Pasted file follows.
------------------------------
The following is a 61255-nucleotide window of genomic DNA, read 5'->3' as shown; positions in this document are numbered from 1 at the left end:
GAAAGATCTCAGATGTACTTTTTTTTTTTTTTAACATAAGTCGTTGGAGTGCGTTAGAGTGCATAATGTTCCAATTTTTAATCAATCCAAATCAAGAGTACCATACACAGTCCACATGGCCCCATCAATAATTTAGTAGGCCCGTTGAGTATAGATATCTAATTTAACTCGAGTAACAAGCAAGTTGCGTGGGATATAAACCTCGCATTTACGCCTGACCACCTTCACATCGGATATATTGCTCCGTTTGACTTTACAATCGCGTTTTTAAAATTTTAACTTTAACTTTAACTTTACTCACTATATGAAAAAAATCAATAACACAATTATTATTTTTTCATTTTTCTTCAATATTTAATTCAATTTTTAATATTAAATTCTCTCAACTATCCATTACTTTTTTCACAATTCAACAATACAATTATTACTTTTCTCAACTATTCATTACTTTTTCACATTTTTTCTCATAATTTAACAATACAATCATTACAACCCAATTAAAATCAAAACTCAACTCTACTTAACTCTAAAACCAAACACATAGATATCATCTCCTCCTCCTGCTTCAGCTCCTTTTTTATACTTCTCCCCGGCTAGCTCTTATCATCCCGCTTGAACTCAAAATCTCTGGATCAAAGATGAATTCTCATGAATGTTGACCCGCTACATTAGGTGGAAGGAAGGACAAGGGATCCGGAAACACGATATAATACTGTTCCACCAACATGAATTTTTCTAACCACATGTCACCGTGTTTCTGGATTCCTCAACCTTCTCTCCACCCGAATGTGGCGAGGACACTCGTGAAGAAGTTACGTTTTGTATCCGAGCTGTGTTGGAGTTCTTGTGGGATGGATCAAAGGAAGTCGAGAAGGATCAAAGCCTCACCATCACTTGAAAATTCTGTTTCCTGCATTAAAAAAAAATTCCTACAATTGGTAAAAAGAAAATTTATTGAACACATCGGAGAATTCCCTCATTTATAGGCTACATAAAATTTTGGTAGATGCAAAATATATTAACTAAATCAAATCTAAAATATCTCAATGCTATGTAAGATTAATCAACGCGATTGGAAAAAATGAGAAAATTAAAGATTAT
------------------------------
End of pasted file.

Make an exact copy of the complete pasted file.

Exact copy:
The following is a 61255-nucleotide window of genomic DNA, read 5'->3' as shown; positions in this document are numbered from 1 at the left end:
GAAAGATCTCAGATGTACTTTTTTTTTTTTTTAACATAAGTCGTTGGAGTGCGTTAGAGTGCATAATGTTCCAATTTTTAATCAATCCAAATCAAGAGTACCATACACAGTCCACATGGCCCCATCAATAATTTAGTAGGCCCGTTGAGTATAGATATCTAATTTAACTCGAGTAACAAGCAAGTTGCGTGGGATATAAACCTCGCATTTACGCCTGACCACCTTCACATCGGATATATTGCTCCGTTTGACTTTACAATCGCGTTTTTAAAATTTTAACTTTAACTTTAACTTTACTCACTATATGAAAAAAATCAATAACACAATTATTATTTTTTCATTTTTCTTCAATATTTAATTCAATTTTTAATATTAAATTCTCTCAACTATCCATTACTTTTTTCACAATTCAACAATACAATTATTACTTTTCTCAACTATTCATTACTTTTTCACATTTTTTCTCATAATTTAACAATACAATCATTACAACCCAATTAAAATCAAAACTCAACTCTACTTAACTCTAAAACCAAACACATAGATATCATCTCCTCCTCCTGCTTCAGCTCCTTTTTTATACTTCTCCCCGGCTAGCTCTTATCATCCCGCTTGAACTCAAAATCTCTGGATCAAAGATGAATTCTCATGAATGTTGACCCGCTACATTAGGTGGAAGGAAGGACAAGGGATCCGGAAACACGATATAATACTGTTCCACCAACATGAATTTTTCTAACCACATGTCACCGTGTTTCTGGATTCCTCAACCTTCTCTCCACCCGAATGTGGCGAGGACACTCGTGAAGAAGTTACGTTTTGTATCCGAGCTGTGTTGGAGTTCTTGTGGGATGGATCAAAGGAAGTCGAGAAGGATCAAAGCCTCACCATCACTTGAAAATTCTGTTTCCTGCATTAAAAAAAAATTCCTACAATTGGTAAAAAGAAAATTTATTGAACACATCGGAGAATTCCCTCATTTATAGGCTACATAAAATTTTGGTAGATGCAAAATATATTAACTAAATCAAATCTAAAATATCTCAATGCTATGTAAGATTAATCAACGCGATTGGAAAAAATGAGAAAATTAAAGATTAT